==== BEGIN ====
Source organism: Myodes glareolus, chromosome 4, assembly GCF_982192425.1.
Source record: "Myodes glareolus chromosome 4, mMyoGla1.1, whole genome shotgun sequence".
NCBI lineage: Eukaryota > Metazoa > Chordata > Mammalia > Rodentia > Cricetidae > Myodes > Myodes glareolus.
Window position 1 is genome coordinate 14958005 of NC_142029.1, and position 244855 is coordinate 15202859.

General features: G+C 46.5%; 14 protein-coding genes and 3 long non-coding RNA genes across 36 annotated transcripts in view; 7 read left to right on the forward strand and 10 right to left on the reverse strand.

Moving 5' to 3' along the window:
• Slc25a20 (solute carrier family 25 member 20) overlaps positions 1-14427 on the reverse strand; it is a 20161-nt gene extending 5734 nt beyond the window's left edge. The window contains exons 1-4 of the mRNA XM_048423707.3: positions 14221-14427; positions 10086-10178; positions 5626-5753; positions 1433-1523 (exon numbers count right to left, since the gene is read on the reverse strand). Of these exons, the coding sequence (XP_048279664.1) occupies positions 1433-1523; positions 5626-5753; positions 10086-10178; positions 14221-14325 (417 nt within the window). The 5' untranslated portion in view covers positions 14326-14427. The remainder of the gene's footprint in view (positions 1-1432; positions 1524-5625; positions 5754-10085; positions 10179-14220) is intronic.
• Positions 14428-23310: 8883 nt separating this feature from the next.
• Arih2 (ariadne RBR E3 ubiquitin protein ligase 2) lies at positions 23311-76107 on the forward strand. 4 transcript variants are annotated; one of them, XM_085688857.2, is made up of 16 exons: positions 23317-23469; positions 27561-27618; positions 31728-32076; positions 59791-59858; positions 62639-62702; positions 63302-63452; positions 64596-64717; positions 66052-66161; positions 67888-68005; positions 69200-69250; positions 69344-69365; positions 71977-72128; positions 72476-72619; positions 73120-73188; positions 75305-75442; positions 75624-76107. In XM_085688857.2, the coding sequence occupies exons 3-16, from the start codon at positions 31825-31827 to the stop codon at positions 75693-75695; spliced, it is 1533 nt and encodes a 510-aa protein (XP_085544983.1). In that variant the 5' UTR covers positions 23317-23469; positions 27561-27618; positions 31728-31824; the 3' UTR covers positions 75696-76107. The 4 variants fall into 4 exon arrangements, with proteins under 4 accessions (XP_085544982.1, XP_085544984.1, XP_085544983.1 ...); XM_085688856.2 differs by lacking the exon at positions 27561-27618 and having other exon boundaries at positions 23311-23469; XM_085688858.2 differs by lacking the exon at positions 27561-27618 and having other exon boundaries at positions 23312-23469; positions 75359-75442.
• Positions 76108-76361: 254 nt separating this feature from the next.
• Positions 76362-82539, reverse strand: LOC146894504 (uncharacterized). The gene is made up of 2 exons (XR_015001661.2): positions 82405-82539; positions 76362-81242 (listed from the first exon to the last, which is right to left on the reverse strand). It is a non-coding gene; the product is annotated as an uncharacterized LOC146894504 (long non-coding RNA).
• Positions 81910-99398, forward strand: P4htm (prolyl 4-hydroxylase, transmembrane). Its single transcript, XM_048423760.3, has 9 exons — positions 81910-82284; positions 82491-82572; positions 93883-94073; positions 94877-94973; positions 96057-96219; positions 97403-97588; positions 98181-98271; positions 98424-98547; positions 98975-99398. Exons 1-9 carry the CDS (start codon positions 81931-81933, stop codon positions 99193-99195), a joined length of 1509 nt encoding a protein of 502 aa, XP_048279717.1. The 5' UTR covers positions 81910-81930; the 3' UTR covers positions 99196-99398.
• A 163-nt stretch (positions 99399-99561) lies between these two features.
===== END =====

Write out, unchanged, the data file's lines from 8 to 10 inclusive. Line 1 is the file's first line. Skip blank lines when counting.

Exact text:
• Positions 14428-23310: 8883 nt separating this feature from the next.
• Arih2 (ariadne RBR E3 ubiquitin protein ligase 2) lies at positions 23311-76107 on the forward strand. 4 transcript variants are annotated; one of them, XM_085688857.2, is made up of 16 exons: positions 23317-23469; positions 27561-27618; positions 31728-32076; positions 59791-59858; positions 62639-62702; positions 63302-63452; positions 64596-64717; positions 66052-66161; positions 67888-68005; positions 69200-69250; positions 69344-69365; positions 71977-72128; positions 72476-72619; positions 73120-73188; positions 75305-75442; positions 75624-76107. In XM_085688857.2, the coding sequence occupies exons 3-16, from the start codon at positions 31825-31827 to the stop codon at positions 75693-75695; spliced, it is 1533 nt and encodes a 510-aa protein (XP_085544983.1). In that variant the 5' UTR covers positions 23317-23469; positions 27561-27618; positions 31728-31824; the 3' UTR covers positions 75696-76107. The 4 variants fall into 4 exon arrangements, with proteins under 4 accessions (XP_085544982.1, XP_085544984.1, XP_085544983.1 ...); XM_085688856.2 differs by lacking the exon at positions 27561-27618 and having other exon boundaries at positions 23311-23469; XM_085688858.2 differs by lacking the exon at positions 27561-27618 and having other exon boundaries at positions 23312-23469; positions 75359-75442.
• Positions 76108-76361: 254 nt separating this feature from the next.